[ This is an extension of a piece written in the report: Conversation: AI, Chatbots & the New Consumer Connection. In the report, we explore new ways brands are working with AI in conversational and commercial applications. We created this post to be updated regularly with new findings. ]
Maxus AI Gender Index: A Semi-Serious Survey
For ongoing analysis of the gender assignment of frequently-released human-like AI products, Maxus is conducting a study of gender & industry classification.
Current findings (15 June 2016)
- 56% of gendered AI agents are female
- 100% of law bots are male
- A majority of finance agents are male
- We already track at least two Lucys, two Avas and two Evas. Awkward!
- Stefan is repping for the boys in fashion/shopping.
- Bernie, a name that in USA conjures a certain image, has a job as AI dating coach that can help your Tinder game
Source: Maxus AI/Bot Gender List
- It's evolving & incomplete. Roughly two AI products are released per week (ProductHunt, TechCrunch) so we'll follow through 2016 to see how trends change.
- We've compiled a spreadsheet of current AI agents (assistant or bot products that use human-like names or identities). Please help us find and assess new bots as they come online by adding comments to the sheet
- Gender classification is obviously speculative. We've used our best guess on the general impression of the product identity, including:
- Explicit mentions of gender by founders
- Avatar images, illustrations or representations
- Majority mentions in media inferring a classification
- Industry classification e.g Legal, Shopping, Dating is based on initial impressions
- We'll keep these charts updated as the spreadsheet grows and changes
AI, Gender and Brands: Background for the Study
Who are our new AI companions? Human-like technology, conversing and operating via voice, chat or email, is here. There are AI assistants, bots and other human-like agents being created and launched each week. How we identify them, and with them, will be important.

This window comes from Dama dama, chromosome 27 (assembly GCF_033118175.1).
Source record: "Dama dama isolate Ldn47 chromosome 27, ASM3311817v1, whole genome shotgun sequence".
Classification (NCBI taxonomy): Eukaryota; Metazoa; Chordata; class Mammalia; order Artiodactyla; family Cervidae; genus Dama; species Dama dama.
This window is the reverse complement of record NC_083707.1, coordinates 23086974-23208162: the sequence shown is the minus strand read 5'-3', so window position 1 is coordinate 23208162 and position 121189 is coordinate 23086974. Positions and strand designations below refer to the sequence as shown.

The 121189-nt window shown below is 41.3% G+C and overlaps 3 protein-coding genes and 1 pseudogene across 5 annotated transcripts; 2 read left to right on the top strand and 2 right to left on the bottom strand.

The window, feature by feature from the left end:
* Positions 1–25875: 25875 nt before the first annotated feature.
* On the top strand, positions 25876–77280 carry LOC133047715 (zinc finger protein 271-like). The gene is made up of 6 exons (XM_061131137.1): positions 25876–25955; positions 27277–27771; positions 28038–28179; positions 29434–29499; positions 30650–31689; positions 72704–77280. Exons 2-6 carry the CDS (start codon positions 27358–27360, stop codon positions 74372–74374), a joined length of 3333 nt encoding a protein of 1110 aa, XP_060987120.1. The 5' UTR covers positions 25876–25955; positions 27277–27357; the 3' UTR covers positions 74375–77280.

AI and Gender
A lot has been written* exploring gender stereotypes playing out in the naming of AI assistants. Certainly, the most popular brands of AI Assistants, by far, have been gendered female: Apple Siri, Amazon Alexa, Microsoft Cortana, plus Viv, Amy, Clara and Ava.
So what are we to understand from the prevalence of female characters? If we understand AI agents to be massively capable super-human intelligences, it's a good step for representations of women in technology and business. If we consider these agents anything otherwise, it raises questions in an age where diversity, equality and inclusion is finally at the forefront of discussion.
Brands are singular representations. A lot is involved in devising a brand and AI assistants are branded products, after all. They represent their creators' promise and values. But also, we're excited about AI because it's human-like technology. In no way does 'hiring' a minority AI match work in diversifying real human workforces. But AI is supposed to be representative. What will brands choose to represent?
These human-centric challenges around AI give brands the opportunity to extend ongoing work in correcting diversity and inclusion issues.
How brands are dealing with identity and AI
Brands should give customers a choice of whether they work with a male, female, minority, non-human AI agent. Creators can offer a variety of agent archetypes that better represent the spectrum of people in that role: law, finance, technology, big data, office management, sports commentary, journalism, shopping, transport, fashion and beauty.
X.ai, the AI startup trying to solve meeting scheduling, introduced "Andrew" soon after "Amy". CEO Dennis Mortensen doesn't give details on what percentage of early adopters choose each gender for their assistant. Anecdotally, I've heard of one person that hired the Andrew.
Facebook M was reportedly originally codenamed "Moneypenny", after the eternally youthful (and patient) James Bond secretary, but was later renamed the gender-neutral M. M may recall a Dame Judi Dench, Ralph Fiennes or for vintage fans Bernard Lee.
Google's Assistant is simply "Assistant" - no doubt drawing on their brand cache as an oracle of knowledge and power